Mark S Slabinski, MD, FACEP, FAAEM is a member of the following medical societies: Alpha Omega Alpha, American Academy of Emergency Medicine, American College of Emergency Physicians, American Medical Association, Ohio State Medical Association

Disclosure: Nothing to disclose.

References
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  2. Jarvik JG, Hollingworth W, Martin B, et al. Rapid magnetic resonance imaging vs radiographs for patients with low back pain: a randomized controlled trial. JAMA. 2003 Jun 4. 289(21):2810-8. [Medline].

  3. Björnsdóttir S, Jónsson S, Valdimarsdóttir U. Functional limitations and physical symptoms of individuals with chronic pain. Scand J Rheumatol. 2012 Nov 6. [Medline].

  4. Deen HG Jr. Diagnosis and management of lumbar disk disease. Mayo Clin Proc. 1996 Mar. 71(3):283-7. [Medline].

  5. Deyo RA. Diagnostic evaluation of LBP: reaching a specific diagnosis is often impossible. Arch Intern Med. 2002 Jul 8. 162(13):1444-7; discussion 1447-8. [Medline].

  6. Jensen MC, Brant-Zawadzki MN, Obuchowski N, et al. Magnetic resonance imaging of the lumbar spine in people without back pain. N Engl J Med. 1994 Jul 14. 331(2):69-73. [Medline].

  7. El Barzouhi A, Verwoerd AJ, Peul WC, Verhagen AP, Lycklama À Nijeholt GJ, Van der Kallen BF, et al. Prognostic value of magnetic resonance imaging findings in patients with sciatica. J Neurosurg Spine. 2016 Feb 12. 1-8. [Medline].

  8. Radcliff K, Freedman M, Hilibrand A, Isaac R, Lurie JD, Zhao W, et al. Does Opioid Pain Medication Use Affect the Outcome of Patients with Lumbar Disk Herniation?. Spine (Phila Pa 1976). 2013 Apr 15. [Medline].

  9. Eskin B, Shih RD, Fiesseler FW, Walsh BW, Allegra JR, Silverman ME, et al. Prednisone for emergency department low back pain: a randomized controlled trial. J Emerg Med. 2014 Jul. 47 (1):65-70. [Medline].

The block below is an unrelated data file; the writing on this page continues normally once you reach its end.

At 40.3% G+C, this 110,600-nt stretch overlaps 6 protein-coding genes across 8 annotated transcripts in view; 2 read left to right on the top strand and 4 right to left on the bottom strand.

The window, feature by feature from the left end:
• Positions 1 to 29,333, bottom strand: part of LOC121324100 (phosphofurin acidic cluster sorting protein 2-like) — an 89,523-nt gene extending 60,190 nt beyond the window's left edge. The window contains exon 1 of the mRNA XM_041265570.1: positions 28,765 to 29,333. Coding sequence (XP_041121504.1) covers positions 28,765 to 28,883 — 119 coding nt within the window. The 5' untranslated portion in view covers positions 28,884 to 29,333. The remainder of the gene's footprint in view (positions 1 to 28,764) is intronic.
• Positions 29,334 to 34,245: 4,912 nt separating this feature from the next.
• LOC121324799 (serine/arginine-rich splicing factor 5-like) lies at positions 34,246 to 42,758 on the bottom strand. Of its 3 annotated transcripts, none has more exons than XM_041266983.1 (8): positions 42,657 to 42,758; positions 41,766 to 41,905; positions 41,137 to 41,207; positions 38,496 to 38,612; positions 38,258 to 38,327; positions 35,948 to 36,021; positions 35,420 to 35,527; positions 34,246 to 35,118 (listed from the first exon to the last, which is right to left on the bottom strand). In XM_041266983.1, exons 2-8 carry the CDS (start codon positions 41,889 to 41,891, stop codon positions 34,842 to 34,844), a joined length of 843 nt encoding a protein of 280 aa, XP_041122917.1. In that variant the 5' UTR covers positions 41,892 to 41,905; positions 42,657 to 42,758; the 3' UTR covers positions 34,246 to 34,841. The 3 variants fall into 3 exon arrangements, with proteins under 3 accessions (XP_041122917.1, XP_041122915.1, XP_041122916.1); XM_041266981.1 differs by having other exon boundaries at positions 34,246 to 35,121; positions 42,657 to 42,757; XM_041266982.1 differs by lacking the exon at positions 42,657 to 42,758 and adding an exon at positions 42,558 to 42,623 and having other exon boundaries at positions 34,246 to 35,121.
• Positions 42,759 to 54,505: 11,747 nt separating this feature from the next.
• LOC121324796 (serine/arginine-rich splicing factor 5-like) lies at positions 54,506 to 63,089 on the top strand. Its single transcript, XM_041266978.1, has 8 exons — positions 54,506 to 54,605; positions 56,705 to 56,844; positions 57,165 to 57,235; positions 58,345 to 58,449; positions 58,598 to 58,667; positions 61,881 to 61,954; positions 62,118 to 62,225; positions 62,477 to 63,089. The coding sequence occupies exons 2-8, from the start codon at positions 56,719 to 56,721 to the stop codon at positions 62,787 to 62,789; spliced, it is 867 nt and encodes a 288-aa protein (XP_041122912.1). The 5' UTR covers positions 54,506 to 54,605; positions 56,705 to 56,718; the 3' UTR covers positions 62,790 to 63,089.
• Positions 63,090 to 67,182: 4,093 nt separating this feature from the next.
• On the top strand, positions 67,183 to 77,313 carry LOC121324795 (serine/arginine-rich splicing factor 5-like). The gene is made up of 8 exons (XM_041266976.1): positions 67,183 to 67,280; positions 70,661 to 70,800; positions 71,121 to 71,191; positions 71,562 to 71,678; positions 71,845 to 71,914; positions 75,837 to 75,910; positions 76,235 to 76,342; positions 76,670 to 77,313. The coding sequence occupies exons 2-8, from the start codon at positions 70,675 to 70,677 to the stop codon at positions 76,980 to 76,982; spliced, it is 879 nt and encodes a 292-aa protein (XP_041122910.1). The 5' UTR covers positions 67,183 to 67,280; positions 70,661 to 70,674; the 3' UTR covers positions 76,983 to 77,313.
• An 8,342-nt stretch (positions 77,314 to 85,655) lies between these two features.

10. Rao S, Rao S, Harvey HB, Avery L, Saini S, Prabhakar AM. Low back pain in the emergency department-are the ACR Appropriateness Criteria being followed?. J Am Coll Radiol. 2015 Apr. 12 (4):364-9. [Medline].

  11. Patel S, Psychol C, Friede T, Froud R, Evans DW, Underwood M. Systematic review of randomised controlled trials of clinical prediction rules for physical therapy in low back pain. Spine (Phila Pa 1976). 2012 Nov 5. [Medline].

  12. Carragee E. Surgical treatment of lumbar disk disorders. JAMA. 2006 Nov 22. 296(20):2485-7. [Medline].

  13. Deyo RA, Gray DT, Kreuter W, et al. United States trends in lumbar fusion surgery for degenerative conditions. Spine. 2005 Jun 15. 30(12):1441-5; discussion 1446-7. [Medline].

  14. Dullerud R, Nakstad PH. CT changes after conservative treatment for lumbar disk herniation. Acta Radiol. 1994 Sep. 35(5):415-9. [Medline].

  15. Willems PC, Staal JB, Walenkamp GH, de Bie RA. Spinal fusion for chronic low back pain: systematic review on the accuracy of tests for patient selection. Spine J. 2012 Nov 2. [Medline].

  16. Weinstein JN, Tosteson TD, Lurie JD, et al. Surgical vs nonoperative treatment for lumbar disk herniation: the Spine Patient Outcomes Research Trial (SPORT): a randomized trial. JAMA. 2006 Nov 22. 296(20):2441-50. [Medline].

  17. Weinstein JN, Lurie JD, Tosteson TD, et al. Surgical vs nonoperative treatment for lumbar disk herniation: the Spine Patient Outcomes Research Trial (SPORT) observational cohort. JAMA. 2006 Nov 22. 296(20):2451-9. [Medline].

  18. Frost H, Lamb SE, Doll HA, et al. Randomised controlled trial of physiotherapy compared with advice for low back pain. BMJ. 2004 Sep 25. 329(7468):708. [Medline].

  19. Gilbert FJ, Grant AM, Gillan MG, et al. Low back pain: influence of early MR imaging or CT on treatment and outcome--multicenter randomized trial. Radiology. 2004 May. 231(2):343-51. [Medline].